Well, it's not often that we get grand sweeping historical sagas set in non-European/US/colonial countries being occupied by plucky settlers and these people have made a nice effort at formatting and putting in attractive chapter headers. so here's M. Salahuddin Khan's probably self-pub multigenerational Pakistani-written Afghanistan-set grand sweeping historical saga, which looks kind of interesting and seems to have reasonably decent prose, going by a quickie sample skim: Sikander
Reasonably significant sfnal repeats from A.A. Attanasio & Keith Brooke. Minor credential sfnal repeats from Marilyn Peake, Steel Magnolia Press, Cheryl Kaye Tardif, Edward W. Robertson. Small press repeats (some new stuff maybe mixed in) from Camel Press, Coffeetown Press, Books We Love/BWLPP, Adventure Books of Seattle. Mystery/thriller backlist series repeats from Deb Baker, Sean Black, M. Ruth Myers, Libby Fischer Hellman. Romance author repeats from Mona Ingram, Nancy Bush, Valerie Douglas, Anh Leod.
Happy reading, if you manage to spot something you think you might like and ever actually get around to reading it.
|05-18-2012, 09:53 PM||#2|
Join Date: Feb 2007
Device: Kindle Keyboard 3G,Huawei Ideos X3,Kobo Mini
The first Bischoff Star Hounds was available quite a while back - read that one.
|05-19-2012, 02:51 PM||#3|
Join Date: Mar 2010
Device: Kindle 2 International, Sony PRS-T1, BlackBerry PlayBook, Acer Iconia
Feature still free, updates go here.
Previously title-featured Gretta Curran Browne returns with an Irish literary fiction novel about a complacent wife discovering and digging into her deceased husband's shocking secret life, which seems to have originally come out from small press New Island Books in 2000 and is now the basis of a TV miniseries: Relative Strangers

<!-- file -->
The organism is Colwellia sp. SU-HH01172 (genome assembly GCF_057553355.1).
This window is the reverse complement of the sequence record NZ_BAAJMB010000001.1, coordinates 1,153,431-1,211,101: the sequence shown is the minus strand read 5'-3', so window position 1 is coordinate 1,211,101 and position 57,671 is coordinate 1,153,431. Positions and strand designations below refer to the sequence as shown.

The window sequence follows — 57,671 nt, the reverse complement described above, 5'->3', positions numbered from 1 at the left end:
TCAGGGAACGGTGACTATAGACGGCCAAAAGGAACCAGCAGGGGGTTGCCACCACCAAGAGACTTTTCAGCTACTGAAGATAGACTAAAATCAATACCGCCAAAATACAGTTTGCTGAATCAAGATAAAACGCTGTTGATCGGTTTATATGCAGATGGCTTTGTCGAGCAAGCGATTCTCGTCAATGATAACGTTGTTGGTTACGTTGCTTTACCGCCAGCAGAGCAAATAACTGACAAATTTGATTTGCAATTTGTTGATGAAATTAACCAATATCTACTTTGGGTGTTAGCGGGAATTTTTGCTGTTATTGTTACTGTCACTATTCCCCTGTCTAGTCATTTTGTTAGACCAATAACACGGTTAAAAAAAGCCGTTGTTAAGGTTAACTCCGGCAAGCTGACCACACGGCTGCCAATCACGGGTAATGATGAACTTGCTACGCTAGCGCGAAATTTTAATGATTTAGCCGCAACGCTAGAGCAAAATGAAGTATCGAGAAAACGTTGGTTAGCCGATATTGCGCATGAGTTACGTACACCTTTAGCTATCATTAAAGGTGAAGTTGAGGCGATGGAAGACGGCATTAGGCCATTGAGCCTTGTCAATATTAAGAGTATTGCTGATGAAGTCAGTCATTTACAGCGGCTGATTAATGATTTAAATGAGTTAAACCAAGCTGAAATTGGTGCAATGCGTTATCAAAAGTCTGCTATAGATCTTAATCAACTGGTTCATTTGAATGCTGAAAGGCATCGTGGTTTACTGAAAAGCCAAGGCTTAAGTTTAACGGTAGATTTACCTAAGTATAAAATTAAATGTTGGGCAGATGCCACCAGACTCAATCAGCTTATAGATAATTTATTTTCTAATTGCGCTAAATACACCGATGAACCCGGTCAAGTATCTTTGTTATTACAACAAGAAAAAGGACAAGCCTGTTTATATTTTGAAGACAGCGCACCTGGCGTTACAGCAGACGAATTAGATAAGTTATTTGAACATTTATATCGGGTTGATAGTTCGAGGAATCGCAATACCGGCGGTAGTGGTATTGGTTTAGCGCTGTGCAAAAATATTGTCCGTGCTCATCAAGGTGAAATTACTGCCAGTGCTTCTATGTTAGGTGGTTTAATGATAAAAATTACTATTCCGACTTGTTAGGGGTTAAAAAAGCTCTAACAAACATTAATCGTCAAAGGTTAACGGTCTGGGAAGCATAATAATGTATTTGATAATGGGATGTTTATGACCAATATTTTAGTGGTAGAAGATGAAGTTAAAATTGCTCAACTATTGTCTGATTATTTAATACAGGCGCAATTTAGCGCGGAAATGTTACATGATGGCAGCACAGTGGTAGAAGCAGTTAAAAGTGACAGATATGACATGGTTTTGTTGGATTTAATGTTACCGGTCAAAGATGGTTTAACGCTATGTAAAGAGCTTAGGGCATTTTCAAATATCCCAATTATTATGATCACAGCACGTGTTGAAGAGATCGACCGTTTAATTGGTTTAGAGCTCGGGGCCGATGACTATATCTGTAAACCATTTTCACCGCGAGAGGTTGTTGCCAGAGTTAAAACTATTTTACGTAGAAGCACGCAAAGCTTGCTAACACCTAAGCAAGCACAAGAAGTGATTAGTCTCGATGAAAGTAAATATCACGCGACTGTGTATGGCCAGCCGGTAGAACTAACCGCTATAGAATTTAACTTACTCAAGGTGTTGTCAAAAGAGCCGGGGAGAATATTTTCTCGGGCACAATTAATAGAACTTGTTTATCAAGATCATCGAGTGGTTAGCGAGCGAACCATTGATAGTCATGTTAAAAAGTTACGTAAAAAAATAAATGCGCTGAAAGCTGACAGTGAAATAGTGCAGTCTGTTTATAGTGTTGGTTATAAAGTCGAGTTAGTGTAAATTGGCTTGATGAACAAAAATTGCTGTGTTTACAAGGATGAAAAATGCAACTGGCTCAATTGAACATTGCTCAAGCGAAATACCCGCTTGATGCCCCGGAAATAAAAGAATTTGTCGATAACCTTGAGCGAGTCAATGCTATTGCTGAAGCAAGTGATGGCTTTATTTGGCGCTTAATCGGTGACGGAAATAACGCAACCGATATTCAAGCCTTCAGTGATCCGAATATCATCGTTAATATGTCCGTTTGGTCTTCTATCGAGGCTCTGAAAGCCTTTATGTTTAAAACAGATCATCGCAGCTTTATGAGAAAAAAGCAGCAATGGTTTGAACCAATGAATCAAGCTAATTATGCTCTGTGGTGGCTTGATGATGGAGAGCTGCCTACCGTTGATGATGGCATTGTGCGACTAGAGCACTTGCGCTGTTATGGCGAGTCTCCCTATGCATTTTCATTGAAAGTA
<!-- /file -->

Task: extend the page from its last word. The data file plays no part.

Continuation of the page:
Ken Shakin's LGBT experience literary fiction novel seems to have originally come out from Heretic Books in 1997 and has been hardcover-reprinted by specialty LGBT Lethe Press in 2009: LOVE SUCKS -New York Stories of Love, Hate, and Anonymous Sex
Five Star-published Maria Hudgins (author of those Dotsy Lamb cozy mysteries you may have been picking up) returns with an promising-looking archaeological travel murder mystery with a blurb that makes it sound like a kind of cross between Christie's Murder on the Orient Express and Murder in Mesopotamia: The Man on the Istanbul Train
Byrne Fone, editor of the Columbia University Press' Columbia Anthology of Gay Literature and writer of several academic books, returns to offer a few more volumes in his Trojan War literary historical novel series reimagined from the viewpoint of the female characters (a couple repeat, but at least one looks new, or at least recent enough I don't have it in the new KDP-only auxiliary account) and his LGBT-themed contemporary political thriller: Linkage for the lot
Minotaur-published Ben Rehder, author of those Blanco County comedic western mysteries you may have been collecting, offers YA fugitive thriller which he says is also suitable for an adult audience: The Driving Lesson
Susanna Lo, who as it turns out, really is an award-winning director/producer (IMDB entry) who has worked on the Vancouver-based Cold Squad TV series (for which I own the hard-to-find DVD release) offers her debut literary fiction novel about two women from very disparate backgrounds finding love (perhaps with each other), which she is intending to turn into a feature film: Alma of My Heart
Michael New says he worked as an editor for a few specified magazines (and has had short stories printed in more specified magazines) and has had a short book published by Addison-Wesley back in 1980. He offers his collection of literary fiction shorts, which may include some of the published ones: The Meaning of Love and Other Stories
ISFDBed David Bain returns with a self-explanatory short: The Trunk: A Killer Ghost Story